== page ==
A custom-built sniper's rifle made up of harmless Hasselblad camera parts, the gun fires .220-caliber, high-velocity shells and has a Bushnell infrared gun sight. More importantly, the Signature Gun is equipped with an optical palm reader which excludes anyone except the registered owner from using it. Once an agent programs his unique signature into the gun, only the agent can use it.
As stated, the Signature Gun can be broken down into camera parts so that it can be carried by any tourist without arousing suspicion.
Q Evaluation: The Signature Gun shows how we can prevent the use of Q-Branch weapons by unauthorized personnel. Although it was in an experimental stage at the time, I was happy I could bring it to 007 and help him solve a little personal matter down in Isthmus City. -Q
Game Information: It takes five rounds to assemble or disassemble the gun. It takes one round for the fingerprint scanner to work, so the agent has to wait for one round before using it.
See Credits below. Used in Licence to Kill.
Bond's new weapon of the 90's, the Walther P99 provides it all. Although it's light and compact enough to be concealed adequately for those undercover missions, the polymer-made P99 can carry 16 rounds of 9mm ammunition in an amazing slim grip. Unloaded, it weighs approximately 24 ounces and is just 1 1/4 inches wide.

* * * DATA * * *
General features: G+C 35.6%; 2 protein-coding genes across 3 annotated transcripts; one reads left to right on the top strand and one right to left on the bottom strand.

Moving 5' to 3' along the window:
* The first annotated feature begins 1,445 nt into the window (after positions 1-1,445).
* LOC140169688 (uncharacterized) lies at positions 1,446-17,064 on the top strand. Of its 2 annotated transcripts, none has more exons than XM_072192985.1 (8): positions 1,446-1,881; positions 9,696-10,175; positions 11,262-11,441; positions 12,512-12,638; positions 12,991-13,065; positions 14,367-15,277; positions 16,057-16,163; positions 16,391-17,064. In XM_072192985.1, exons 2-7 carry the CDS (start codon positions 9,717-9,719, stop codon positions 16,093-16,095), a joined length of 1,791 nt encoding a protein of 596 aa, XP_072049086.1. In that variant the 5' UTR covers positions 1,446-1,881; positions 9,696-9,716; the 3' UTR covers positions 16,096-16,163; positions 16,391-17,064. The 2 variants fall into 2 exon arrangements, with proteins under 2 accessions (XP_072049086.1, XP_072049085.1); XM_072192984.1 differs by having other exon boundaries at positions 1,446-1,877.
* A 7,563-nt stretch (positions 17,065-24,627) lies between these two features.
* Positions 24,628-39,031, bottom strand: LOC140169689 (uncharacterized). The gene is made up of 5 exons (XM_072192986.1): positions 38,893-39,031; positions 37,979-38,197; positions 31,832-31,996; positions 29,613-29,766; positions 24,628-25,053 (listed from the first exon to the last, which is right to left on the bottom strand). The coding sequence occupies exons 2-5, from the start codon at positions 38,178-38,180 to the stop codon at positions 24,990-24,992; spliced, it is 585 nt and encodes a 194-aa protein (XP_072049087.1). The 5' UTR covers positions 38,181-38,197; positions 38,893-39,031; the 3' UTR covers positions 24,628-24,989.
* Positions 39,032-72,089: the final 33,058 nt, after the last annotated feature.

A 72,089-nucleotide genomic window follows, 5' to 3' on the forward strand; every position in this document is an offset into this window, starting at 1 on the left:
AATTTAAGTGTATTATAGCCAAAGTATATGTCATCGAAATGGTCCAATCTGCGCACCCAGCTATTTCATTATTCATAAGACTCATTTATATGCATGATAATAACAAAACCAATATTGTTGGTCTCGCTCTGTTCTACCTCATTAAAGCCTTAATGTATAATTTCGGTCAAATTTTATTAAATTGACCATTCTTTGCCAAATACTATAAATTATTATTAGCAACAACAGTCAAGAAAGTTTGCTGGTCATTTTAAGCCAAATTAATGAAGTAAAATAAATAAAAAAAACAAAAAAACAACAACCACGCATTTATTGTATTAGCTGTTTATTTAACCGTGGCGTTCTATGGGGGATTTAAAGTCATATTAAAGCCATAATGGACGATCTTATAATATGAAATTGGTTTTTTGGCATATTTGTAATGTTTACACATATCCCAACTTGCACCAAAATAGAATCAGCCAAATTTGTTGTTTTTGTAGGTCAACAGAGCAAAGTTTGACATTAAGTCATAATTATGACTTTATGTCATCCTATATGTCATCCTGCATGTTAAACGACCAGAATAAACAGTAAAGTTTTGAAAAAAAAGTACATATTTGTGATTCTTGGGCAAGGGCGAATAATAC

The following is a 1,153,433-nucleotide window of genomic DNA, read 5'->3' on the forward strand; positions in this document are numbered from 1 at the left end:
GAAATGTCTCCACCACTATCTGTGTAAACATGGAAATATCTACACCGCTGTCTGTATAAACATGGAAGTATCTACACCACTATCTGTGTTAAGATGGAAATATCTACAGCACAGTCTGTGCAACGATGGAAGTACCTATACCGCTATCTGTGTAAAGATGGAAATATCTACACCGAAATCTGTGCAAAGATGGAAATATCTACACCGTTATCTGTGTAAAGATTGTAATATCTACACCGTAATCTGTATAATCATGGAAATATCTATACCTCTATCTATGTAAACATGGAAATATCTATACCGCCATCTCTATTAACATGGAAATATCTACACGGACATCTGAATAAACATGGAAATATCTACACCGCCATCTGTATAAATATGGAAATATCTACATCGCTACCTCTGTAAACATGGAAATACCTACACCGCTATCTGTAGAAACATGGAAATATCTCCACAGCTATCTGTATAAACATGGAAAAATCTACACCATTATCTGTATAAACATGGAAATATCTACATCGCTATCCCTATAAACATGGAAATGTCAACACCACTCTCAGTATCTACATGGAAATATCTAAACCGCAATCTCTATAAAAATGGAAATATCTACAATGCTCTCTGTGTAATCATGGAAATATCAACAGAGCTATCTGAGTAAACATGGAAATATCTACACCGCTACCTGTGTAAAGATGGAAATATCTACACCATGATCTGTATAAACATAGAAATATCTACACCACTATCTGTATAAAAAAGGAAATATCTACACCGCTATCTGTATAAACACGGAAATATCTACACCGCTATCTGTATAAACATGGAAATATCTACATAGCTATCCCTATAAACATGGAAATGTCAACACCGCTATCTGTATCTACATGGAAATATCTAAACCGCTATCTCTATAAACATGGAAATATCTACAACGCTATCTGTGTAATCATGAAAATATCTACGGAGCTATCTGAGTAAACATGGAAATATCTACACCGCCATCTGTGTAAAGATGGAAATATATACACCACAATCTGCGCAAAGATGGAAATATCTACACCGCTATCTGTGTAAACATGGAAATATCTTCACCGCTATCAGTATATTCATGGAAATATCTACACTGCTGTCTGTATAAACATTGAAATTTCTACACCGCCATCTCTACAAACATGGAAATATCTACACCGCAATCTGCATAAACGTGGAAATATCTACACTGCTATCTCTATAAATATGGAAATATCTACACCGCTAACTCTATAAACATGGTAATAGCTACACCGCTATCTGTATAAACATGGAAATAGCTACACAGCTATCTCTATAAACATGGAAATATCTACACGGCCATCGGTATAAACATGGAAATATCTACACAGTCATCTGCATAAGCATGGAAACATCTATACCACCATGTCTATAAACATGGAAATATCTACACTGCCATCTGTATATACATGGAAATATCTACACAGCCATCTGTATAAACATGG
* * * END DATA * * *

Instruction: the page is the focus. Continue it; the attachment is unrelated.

Probably the most unique feature of the P99 is the grip, which was designed by the world famous Olympic pistol grip maker Moroni of Italy. The ergonomic grip can be modified with interchangeable parts to fit an agent's hand size, virtually guaranteeing a right-sized grip. And, last but not least, the Walther P99 is hammerless to avoid catching on clothing or holsters.
The one downside of this weapon may be its initial double-action trigger pull, which is a little long; however, after the first shot, the slide cycles and automatically cocks to provide a rapid trigger pull. The finish is matte black, and all metal surfaces have a corrosion-resistance Tenifer surface.
Q Evaluation: A feature of the Walther P99 that is often overlooked is the loaded chamber indicator, which protrudes when there is a round in the chamber and the gun is ready to fire. This design enables an agent to feel the protrusion in low-light situations when a visual check isn't possible. I'm relatively certain that some of our agents are already quite adept at feeling protrusions in low-light situations. -Q
below. Used in Tomorrow Never Dies.
Translated from Olaf Krumscheid's web site: Le Jeu De Rôle. Minor additions/modifications from Paul Kasper.
For background on the description, Gary S. Rosenfeld at http://www.se.mediaone.net/~stationf/ and James McMahon at http://www.hmss.com/qbranch/qb0101.htm.